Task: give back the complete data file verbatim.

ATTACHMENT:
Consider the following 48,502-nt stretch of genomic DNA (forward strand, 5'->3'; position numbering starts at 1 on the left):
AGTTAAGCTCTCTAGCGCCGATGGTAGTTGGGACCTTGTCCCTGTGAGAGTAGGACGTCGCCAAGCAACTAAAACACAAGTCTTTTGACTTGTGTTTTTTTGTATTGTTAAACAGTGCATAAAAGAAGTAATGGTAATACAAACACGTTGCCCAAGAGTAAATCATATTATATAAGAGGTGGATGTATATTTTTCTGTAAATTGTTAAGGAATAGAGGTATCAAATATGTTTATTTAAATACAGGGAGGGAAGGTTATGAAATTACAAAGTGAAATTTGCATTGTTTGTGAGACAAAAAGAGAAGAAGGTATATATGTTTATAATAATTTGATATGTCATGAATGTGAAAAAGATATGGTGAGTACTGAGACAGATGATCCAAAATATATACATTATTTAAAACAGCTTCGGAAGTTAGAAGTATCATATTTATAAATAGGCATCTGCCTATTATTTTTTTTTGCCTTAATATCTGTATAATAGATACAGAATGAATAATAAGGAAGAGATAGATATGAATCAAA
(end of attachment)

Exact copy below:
Consider the following 48,502-nt stretch of genomic DNA (forward strand, 5'->3'; position numbering starts at 1 on the left):
AGTTAAGCTCTCTAGCGCCGATGGTAGTTGGGACCTTGTCCCTGTGAGAGTAGGACGTCGCCAAGCAACTAAAACACAAGTCTTTTGACTTGTGTTTTTTTGTATTGTTAAACAGTGCATAAAAGAAGTAATGGTAATACAAACACGTTGCCCAAGAGTAAATCATATTATATAAGAGGTGGATGTATATTTTTCTGTAAATTGTTAAGGAATAGAGGTATCAAATATGTTTATTTAAATACAGGGAGGGAAGGTTATGAAATTACAAAGTGAAATTTGCATTGTTTGTGAGACAAAAAGAGAAGAAGGTATATATGTTTATAATAATTTGATATGTCATGAATGTGAAAAAGATATGGTGAGTACTGAGACAGATGATCCAAAATATATACATTATTTAAAACAGCTTCGGAAGTTAGAAGTATCATATTTATAAATAGGCATCTGCCTATTATTTTTTTTTGCCTTAATATCTGTATAATAGATACAGAATGAATAATAAGGAAGAGATAGATATGAATCAAA